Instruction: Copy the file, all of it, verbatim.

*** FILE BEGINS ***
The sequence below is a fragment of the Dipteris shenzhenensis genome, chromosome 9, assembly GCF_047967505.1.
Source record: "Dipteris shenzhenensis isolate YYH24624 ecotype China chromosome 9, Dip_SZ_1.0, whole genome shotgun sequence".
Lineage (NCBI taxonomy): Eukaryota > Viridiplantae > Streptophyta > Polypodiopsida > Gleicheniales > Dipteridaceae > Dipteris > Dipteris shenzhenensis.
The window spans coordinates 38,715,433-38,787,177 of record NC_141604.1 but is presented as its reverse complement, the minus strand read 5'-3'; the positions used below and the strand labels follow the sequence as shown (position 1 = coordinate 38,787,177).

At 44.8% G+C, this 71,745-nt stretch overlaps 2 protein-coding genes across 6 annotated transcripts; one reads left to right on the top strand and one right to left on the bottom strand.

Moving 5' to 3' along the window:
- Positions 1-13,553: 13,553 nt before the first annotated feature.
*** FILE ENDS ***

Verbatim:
The sequence below is a fragment of the Dipteris shenzhenensis genome, chromosome 9, assembly GCF_047967505.1.
Source record: "Dipteris shenzhenensis isolate YYH24624 ecotype China chromosome 9, Dip_SZ_1.0, whole genome shotgun sequence".
Lineage (NCBI taxonomy): Eukaryota > Viridiplantae > Streptophyta > Polypodiopsida > Gleicheniales > Dipteridaceae > Dipteris > Dipteris shenzhenensis.
The window spans coordinates 38,715,433-38,787,177 of record NC_141604.1 but is presented as its reverse complement, the minus strand read 5'-3'; the positions used below and the strand labels follow the sequence as shown (position 1 = coordinate 38,787,177).

At 44.8% G+C, this 71,745-nt stretch overlaps 2 protein-coding genes across 6 annotated transcripts; one reads left to right on the top strand and one right to left on the bottom strand.

Moving 5' to 3' along the window:
- Positions 1-13,553: 13,553 nt before the first annotated feature.